Tuesday, 10 September 2013

Daniel Sturridge And English Optimism

With the Liverpool man unable to become England’s newest immediate hero due to injury who can fire us to a tournament we now accept we have no hope of winning?

It’s been an odd international break for England.  With all the withdrawals, close up snaps of Wayne Rooney’s gash and the prospect of having to play Moldova the actual games have come across as an afterthought (or at least until results on Friday left tonight’s game against Ukraine billed as a kind of first place eliminator, ignoring the fact there’s still two games left and they could always say, draw).  It’s also been strange thanks to Greg Dyke admitting that even if we get there we have no chance of winning anyway.

Of course he’s right.  The fact this made news at all is more interesting than him deciding to say it.  I don’t think I know a single England fan who would disagree.  It was treated by even the most unhinged of the papers as a (relatively) sensible position to have taken.  When Roy Hodgson came out a day later and said he still believed they could win it everyone chuckled and it felt like an opportunity being missed.  Would we not all be happier crashing out if everyone had been on message telling us to expect defeat anyway?  Now in the future Roy might be in the unhappy position of being sacked for not doing what his boss says is impossible.

Greg Dyke’s blast of sensible thinking saved us from a week of fretting over Daniel Sturridge’s fitness.  He’s the latest in a very long list of players hyped before they’ve made any impact at international level, built up into exactly what England are missing before invariably not being able to make much of an impact at all.  Jack Wiltshire would be the last one.  If Ricky Lambert scores again tonight, thirty one or not he might be the next.

With all the noting of just thirty percent of the players in the first round of the Premier League being English it is easy to forget that the record of the national team has pretty much always been as it is now.  Outside of two occasions helped by home advantage England have been to one other semi final.  Previously our failings were explained by being too isolated from the rest of the world.  Now apparently our players aren’t isolated enough.  We’re good at getting there.  In qualification terms since the seventies we’ve only missed out on one World Cup and one European Championship.  In the last thirty competitive games we’ve only lost twice (penalty shoot outs aside).  Roy Hodgson has lost one since taking over and that was a friendly defeat to a Zlatan inspired Sweden.  We’re not doing that badly.

It’s moving up to that next level that seems further away than ever.  Decades of hyping players having a good season as the answer, or in Sturridge’s case about ten games in a row, has led us to where we are, simply a good international team.  The really successful teams tend to be built from the bottom up.  They start with an idea and then have the means to grow their teams from there.  It takes money, patience, desire and to be blunt a shit tonne of coaches to carry it out.  It’s unclear how many of those the FA have.  Spain started by making their coaches all live within forty miles of their facilities to better coordinate their ideas.  They developed a style for their senior team then had all age groups trained and drilled in it.  The German’s developed a new athletic attacking style for the senior team under Klinnsman then had their younger age groups playing it.  When players come from the under 21s they step into systems they already know.  If there is similar thinking with England there is little apparent evidence for it.  If we look just at UEFA registered coaches England with about 3000 is lagging behind Spain at more than 25,000 and Germany with over 35,000.  This isn’t news.  It’s been apparent for some time what needs to be done.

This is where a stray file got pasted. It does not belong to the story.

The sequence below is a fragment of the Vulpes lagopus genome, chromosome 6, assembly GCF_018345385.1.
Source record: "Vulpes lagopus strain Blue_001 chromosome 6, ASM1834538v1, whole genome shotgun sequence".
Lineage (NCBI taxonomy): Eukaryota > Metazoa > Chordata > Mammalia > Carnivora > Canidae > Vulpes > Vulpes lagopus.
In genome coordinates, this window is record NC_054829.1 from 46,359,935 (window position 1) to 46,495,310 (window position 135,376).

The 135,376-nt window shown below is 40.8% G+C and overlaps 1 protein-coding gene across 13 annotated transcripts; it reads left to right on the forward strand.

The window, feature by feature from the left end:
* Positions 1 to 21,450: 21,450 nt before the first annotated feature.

Which is where we talk about how it’s the Premier League’s fault.  Which of course it is but at the same time the FA have to realise that there is no practical way to make them pick young English players over young foreign ones (does anyone really think that any talk of quotas will fly against the most powerful sporting competition in the world?).  Simply put the only way to get young English players onto the pitch is to get them good enough in the first place.  That takes coaches and time.  The only way to do it is to change the culture.  Admitting how far away we are is a useful first step.

Anyway it remains to be seen what an on form Sturridge can bring to England.  His transformation from a player at Chelsea who you could pretty much guarantee to do the wrong thing to one who has become successful while being even more selfish than ever has been impressive.  Given that he will be standing furthest forward in a team known for not being able to keep the ball should temper any expectations.  If England need a reminder of why Greg Dyke thinks they’ll come up short again they should get one in the surroundings of The Olympic Stadium tonight, a venue where the last time they played James Milner passed the ball successfully thirteen times in sixty one minutes.  If we need a great English hope we might as well continue to expect far too much from Jack Wiltshire, at least he’s got a hope of keeping the ball better (and looked good in partnership with Lampard and Gerard on Friday, albeit only against Moldova).  If the past is any judge we’ll get there somehow then come up against familiar problems again.  If Greg Dyke is serious about changing it a look elsewhere should leave him in no doubt about what is required.

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